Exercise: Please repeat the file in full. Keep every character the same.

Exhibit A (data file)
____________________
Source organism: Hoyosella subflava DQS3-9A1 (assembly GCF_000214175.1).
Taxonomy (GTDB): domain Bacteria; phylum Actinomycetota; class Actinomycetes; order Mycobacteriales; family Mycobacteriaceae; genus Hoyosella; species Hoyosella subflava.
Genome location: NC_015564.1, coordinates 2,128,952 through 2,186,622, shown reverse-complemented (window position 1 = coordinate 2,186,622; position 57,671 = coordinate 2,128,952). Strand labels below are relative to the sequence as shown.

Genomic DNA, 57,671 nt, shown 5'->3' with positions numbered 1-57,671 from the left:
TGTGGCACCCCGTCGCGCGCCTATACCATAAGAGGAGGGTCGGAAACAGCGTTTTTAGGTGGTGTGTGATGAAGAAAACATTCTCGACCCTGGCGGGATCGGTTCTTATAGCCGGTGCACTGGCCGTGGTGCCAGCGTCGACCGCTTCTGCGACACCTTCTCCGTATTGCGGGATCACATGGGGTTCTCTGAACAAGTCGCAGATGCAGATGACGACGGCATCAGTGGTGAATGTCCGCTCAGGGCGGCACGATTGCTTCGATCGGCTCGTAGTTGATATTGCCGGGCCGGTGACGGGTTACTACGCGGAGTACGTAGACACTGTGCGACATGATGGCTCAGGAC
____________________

Source organism: Hoyosella subflava DQS3-9A1 (assembly GCF_000214175.1).
Taxonomy (GTDB): domain Bacteria; phylum Actinomycetota; class Actinomycetes; order Mycobacteriales; family Mycobacteriaceae; genus Hoyosella; species Hoyosella subflava.
Genome location: NC_015564.1, coordinates 2,128,952 through 2,186,622, shown reverse-complemented (window position 1 = coordinate 2,186,622; position 57,671 = coordinate 2,128,952). Strand labels below are relative to the sequence as shown.

Genomic DNA, 57,671 nt, shown 5'->3' with positions numbered 1-57,671 from the left:
TGTGGCACCCCGTCGCGCGCCTATACCATAAGAGGAGGGTCGGAAACAGCGTTTTTAGGTGGTGTGTGATGAAGAAAACATTCTCGACCCTGGCGGGATCGGTTCTTATAGCCGGTGCACTGGCCGTGGTGCCAGCGTCGACCGCTTCTGCGACACCTTCTCCGTATTGCGGGATCACATGGGGTTCTCTGAACAAGTCGCAGATGCAGATGACGACGGCATCAGTGGTGAATGTCCGCTCAGGGCGGCACGATTGCTTCGATCGGCTCGTAGTTGATATTGCCGGGCCGGTGACGGGTTACTACGCGGAGTACGTAGACACTGTGCGACATGATGGCTCAGGAC